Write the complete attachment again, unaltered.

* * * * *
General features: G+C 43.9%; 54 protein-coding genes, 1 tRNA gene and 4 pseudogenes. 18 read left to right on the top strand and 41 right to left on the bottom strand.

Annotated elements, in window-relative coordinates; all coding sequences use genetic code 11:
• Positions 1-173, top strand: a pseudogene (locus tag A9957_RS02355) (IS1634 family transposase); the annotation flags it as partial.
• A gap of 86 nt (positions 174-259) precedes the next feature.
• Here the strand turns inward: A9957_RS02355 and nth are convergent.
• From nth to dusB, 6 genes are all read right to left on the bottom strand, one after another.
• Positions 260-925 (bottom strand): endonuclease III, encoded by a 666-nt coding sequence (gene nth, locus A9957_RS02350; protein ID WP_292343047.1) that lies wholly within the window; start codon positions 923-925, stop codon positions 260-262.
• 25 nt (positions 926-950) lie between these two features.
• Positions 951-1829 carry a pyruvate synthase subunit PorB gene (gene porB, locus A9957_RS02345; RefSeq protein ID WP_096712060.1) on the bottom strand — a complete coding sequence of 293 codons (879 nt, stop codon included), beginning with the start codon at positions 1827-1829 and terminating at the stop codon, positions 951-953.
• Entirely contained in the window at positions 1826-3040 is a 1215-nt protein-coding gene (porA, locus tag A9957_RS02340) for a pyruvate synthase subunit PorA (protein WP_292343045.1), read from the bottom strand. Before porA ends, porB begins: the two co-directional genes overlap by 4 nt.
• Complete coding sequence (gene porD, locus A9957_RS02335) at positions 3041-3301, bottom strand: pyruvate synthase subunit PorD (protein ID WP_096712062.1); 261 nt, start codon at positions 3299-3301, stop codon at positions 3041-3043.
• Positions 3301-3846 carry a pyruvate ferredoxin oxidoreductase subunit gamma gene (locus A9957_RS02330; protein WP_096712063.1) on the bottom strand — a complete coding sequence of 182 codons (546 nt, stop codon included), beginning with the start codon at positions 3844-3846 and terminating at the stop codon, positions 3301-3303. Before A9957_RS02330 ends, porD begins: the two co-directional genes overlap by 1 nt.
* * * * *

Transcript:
General features: G+C 43.9%; 54 protein-coding genes, 1 tRNA gene and 4 pseudogenes. 18 read left to right on the top strand and 41 right to left on the bottom strand.

Annotated elements, in window-relative coordinates; all coding sequences use genetic code 11:
• Positions 1-173, top strand: a pseudogene (locus tag A9957_RS02355) (IS1634 family transposase); the annotation flags it as partial.
• A gap of 86 nt (positions 174-259) precedes the next feature.
• Here the strand turns inward: A9957_RS02355 and nth are convergent.
• From nth to dusB, 6 genes are all read right to left on the bottom strand, one after another.
• Positions 260-925 (bottom strand): endonuclease III, encoded by a 666-nt coding sequence (gene nth, locus A9957_RS02350; protein ID WP_292343047.1) that lies wholly within the window; start codon positions 923-925, stop codon positions 260-262.
• 25 nt (positions 926-950) lie between these two features.
• Positions 951-1829 carry a pyruvate synthase subunit PorB gene (gene porB, locus A9957_RS02345; RefSeq protein ID WP_096712060.1) on the bottom strand — a complete coding sequence of 293 codons (879 nt, stop codon included), beginning with the start codon at positions 1827-1829 and terminating at the stop codon, positions 951-953.
• Entirely contained in the window at positions 1826-3040 is a 1215-nt protein-coding gene (porA, locus tag A9957_RS02340) for a pyruvate synthase subunit PorA (protein WP_292343045.1), read from the bottom strand. Before porA ends, porB begins: the two co-directional genes overlap by 4 nt.
• Complete coding sequence (gene porD, locus A9957_RS02335) at positions 3041-3301, bottom strand: pyruvate synthase subunit PorD (protein ID WP_096712062.1); 261 nt, start codon at positions 3299-3301, stop codon at positions 3041-3043.
• Positions 3301-3846 carry a pyruvate ferredoxin oxidoreductase subunit gamma gene (locus A9957_RS02330; protein WP_096712063.1) on the bottom strand — a complete coding sequence of 182 codons (546 nt, stop codon included), beginning with the start codon at positions 3844-3846 and terminating at the stop codon, positions 3301-3303. Before A9957_RS02330 ends, porD begins: the two co-directional genes overlap by 1 nt.